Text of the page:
People with disabilities who need organ transplants deserve parity

If I were diagnosed with a condition resulting in organ failure tomorrow, there is no guarantee that any doctor in Pennsylvania would put me on a transplant list. I’m 25 years old and fairly healthy. I’ve never smoked a cigarette or done drugs, and I only drink on Election Day. But I am autistic. And while provisions of the Americans with Disabilities Act suggest that doctors should not discriminate against people with disabilities like mine, that hasn’t stopped it from happening to people like Paul Corby of Pottsville, Pa., who shares my diagnosis and has been fighting for his heart transplant since 2012.

Paul isn’t alone. Surveys of transplant centers across the country show that most have unofficial policies disqualifying some or all people with intellectual and developmental disabilities from receiving transplants of any kind. This sends a clear message that the lives of people with disabilities like mine are less worthy of lifesaving medical care. That is not OK. Pennsylvania state Sen. John Sabatina Jr., D-Philadelphia, didn’t think so either. That’s why he introduced Senate Bill 108, better known as Paul’s Law.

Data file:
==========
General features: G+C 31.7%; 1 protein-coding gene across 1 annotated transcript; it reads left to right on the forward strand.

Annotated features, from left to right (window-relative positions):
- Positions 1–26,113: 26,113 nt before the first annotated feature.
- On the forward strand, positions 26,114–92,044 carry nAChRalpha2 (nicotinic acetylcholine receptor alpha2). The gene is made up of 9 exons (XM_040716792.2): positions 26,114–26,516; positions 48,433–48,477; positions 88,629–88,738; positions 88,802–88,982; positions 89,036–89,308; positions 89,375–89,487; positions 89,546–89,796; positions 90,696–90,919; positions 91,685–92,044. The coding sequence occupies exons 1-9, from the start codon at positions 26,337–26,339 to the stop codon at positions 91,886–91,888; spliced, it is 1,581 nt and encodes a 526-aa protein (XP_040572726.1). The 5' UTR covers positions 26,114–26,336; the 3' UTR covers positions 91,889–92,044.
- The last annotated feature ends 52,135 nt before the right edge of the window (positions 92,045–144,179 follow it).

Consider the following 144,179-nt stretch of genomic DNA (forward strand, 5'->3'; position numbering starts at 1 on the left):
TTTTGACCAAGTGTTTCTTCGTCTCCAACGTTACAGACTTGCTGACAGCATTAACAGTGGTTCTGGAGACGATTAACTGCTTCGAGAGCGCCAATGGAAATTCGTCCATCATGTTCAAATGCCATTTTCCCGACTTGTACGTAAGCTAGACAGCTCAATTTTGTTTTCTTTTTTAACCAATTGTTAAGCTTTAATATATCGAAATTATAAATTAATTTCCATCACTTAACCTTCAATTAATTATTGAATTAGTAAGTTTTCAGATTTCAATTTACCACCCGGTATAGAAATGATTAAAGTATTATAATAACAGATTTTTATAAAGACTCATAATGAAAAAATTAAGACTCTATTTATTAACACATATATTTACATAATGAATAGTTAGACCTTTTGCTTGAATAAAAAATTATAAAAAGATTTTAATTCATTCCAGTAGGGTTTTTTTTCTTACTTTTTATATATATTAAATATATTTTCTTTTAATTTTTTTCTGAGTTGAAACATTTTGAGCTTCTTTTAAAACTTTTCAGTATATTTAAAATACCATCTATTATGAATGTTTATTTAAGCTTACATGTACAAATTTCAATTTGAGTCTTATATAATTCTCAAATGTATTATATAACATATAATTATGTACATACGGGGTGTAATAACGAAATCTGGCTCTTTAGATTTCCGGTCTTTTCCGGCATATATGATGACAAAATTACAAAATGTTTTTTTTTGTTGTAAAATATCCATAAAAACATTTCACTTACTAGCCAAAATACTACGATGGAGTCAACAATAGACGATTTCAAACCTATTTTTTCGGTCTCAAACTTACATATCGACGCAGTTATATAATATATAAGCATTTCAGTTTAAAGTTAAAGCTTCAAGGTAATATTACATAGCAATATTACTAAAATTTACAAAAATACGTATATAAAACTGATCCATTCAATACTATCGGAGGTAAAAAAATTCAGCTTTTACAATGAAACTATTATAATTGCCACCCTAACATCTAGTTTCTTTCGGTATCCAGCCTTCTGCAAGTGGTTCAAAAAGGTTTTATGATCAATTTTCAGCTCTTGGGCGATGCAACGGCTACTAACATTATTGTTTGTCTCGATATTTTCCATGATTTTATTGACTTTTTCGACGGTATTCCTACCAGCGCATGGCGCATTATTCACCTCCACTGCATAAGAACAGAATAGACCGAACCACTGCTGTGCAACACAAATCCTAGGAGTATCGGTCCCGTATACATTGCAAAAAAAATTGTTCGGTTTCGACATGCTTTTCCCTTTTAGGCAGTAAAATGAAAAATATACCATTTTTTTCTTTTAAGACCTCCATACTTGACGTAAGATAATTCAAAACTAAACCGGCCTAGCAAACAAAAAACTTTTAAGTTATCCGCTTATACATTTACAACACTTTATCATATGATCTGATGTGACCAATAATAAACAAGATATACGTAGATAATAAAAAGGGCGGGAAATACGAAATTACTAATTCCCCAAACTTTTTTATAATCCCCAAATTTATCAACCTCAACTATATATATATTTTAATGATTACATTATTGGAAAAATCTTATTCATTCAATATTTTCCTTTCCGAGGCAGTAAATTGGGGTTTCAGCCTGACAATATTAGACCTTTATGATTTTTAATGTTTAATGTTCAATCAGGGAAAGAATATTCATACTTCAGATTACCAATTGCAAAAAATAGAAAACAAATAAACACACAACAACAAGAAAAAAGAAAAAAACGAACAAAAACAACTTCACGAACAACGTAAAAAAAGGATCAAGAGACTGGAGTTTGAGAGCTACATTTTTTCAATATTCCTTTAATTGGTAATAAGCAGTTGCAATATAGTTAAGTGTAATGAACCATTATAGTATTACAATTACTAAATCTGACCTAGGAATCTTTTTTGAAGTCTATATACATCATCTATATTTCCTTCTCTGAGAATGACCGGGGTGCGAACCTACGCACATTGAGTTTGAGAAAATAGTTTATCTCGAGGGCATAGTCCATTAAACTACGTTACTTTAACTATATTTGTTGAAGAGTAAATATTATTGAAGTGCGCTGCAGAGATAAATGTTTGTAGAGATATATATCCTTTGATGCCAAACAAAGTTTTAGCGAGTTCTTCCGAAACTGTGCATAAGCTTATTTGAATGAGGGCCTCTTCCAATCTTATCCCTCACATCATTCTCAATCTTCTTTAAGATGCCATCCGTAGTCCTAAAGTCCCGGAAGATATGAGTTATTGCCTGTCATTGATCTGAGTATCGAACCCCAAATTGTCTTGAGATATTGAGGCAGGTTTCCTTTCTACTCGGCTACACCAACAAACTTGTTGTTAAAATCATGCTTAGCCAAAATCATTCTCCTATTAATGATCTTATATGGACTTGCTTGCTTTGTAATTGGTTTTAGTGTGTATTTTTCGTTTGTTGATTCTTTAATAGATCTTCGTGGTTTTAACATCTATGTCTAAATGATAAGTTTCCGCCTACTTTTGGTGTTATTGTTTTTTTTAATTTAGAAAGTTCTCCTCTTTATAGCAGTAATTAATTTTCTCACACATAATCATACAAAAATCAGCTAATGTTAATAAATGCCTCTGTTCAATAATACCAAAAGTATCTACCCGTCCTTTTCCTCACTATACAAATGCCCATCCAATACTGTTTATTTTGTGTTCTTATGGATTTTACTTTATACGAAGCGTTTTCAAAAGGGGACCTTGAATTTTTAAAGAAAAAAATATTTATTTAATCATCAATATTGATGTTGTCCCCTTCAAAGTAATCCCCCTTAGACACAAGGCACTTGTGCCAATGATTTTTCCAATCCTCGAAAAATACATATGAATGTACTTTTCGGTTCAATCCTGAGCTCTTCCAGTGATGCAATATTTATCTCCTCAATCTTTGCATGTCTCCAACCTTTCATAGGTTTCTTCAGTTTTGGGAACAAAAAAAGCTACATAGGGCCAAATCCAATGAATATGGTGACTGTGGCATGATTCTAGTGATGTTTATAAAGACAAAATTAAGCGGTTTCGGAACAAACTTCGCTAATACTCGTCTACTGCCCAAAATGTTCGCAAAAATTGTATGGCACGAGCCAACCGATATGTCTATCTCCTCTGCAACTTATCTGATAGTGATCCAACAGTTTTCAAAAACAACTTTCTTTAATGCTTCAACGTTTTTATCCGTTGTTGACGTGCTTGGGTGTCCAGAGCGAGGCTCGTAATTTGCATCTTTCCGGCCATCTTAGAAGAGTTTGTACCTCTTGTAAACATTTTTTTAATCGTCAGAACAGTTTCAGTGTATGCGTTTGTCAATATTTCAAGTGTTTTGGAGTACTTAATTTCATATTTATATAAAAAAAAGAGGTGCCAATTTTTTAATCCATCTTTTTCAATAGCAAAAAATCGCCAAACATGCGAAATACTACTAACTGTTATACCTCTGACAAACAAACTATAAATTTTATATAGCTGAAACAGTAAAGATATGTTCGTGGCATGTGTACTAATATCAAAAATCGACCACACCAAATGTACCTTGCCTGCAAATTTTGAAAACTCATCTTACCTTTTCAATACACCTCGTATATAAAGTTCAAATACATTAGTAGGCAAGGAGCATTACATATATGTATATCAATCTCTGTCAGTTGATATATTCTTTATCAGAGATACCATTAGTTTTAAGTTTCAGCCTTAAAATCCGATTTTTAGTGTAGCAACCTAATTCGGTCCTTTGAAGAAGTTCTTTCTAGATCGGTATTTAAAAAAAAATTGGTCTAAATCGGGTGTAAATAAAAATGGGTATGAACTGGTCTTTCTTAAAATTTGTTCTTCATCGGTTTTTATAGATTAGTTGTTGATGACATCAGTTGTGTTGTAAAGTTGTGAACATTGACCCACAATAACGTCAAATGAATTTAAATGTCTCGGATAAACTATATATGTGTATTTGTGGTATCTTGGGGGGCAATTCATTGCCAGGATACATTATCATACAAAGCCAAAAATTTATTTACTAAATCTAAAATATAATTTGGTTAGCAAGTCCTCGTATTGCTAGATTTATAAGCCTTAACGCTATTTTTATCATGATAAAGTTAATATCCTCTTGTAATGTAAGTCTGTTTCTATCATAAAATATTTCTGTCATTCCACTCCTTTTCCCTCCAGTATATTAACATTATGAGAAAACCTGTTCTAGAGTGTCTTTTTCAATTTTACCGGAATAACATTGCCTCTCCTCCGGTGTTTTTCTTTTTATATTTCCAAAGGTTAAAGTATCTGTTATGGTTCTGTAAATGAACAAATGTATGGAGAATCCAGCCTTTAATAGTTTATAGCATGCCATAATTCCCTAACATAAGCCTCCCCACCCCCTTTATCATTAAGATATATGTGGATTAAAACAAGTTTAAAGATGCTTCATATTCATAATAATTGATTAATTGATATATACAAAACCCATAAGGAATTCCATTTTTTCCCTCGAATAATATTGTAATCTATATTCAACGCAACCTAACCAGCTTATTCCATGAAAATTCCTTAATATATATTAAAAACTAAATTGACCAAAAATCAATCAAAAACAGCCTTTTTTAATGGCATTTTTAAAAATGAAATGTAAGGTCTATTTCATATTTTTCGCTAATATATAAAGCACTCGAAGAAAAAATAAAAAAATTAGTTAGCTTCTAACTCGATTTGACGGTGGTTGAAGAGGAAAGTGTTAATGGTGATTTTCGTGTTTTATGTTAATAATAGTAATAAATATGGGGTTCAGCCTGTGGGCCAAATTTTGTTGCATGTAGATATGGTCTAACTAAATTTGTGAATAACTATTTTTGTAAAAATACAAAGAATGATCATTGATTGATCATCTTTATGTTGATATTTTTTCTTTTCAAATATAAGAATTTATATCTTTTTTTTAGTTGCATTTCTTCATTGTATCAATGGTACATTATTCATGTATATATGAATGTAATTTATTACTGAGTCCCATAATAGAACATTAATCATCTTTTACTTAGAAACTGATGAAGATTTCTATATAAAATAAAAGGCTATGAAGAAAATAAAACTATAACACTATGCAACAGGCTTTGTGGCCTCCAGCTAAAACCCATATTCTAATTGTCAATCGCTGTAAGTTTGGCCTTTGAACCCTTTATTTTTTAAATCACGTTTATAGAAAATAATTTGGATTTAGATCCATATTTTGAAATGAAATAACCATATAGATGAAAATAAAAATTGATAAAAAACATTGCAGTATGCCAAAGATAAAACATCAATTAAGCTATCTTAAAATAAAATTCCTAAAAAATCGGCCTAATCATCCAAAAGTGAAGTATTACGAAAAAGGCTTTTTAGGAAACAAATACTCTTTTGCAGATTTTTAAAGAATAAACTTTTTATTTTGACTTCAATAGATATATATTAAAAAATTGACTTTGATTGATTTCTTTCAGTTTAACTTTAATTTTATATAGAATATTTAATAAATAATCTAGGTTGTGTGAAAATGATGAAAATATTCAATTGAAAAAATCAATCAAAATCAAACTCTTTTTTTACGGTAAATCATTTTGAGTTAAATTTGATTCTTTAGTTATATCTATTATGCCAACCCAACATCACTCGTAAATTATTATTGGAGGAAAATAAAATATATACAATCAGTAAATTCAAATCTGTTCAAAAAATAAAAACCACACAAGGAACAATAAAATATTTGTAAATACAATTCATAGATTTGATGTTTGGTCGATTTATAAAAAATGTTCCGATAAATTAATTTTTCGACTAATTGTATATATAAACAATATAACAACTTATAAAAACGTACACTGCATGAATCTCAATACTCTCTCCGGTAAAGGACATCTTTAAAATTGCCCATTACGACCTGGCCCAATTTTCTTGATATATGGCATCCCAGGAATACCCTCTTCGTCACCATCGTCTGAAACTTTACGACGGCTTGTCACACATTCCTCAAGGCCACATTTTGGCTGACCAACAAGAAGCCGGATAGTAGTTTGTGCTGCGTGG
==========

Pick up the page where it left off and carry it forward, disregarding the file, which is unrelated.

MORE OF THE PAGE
Paul’s Law is a piece of legislation amending the laws that govern organ transplants in Pennsylvania so that people with disabilities cannot be disqualified from receiving transplant care based on their disability alone if that disability is not medically relevant. It also instructs treatment teams to take the support system of people with disabilities into account when considering whether a person will be able to follow directions for the post-surgical and ongoing care that organ transplant requires. Continue reading

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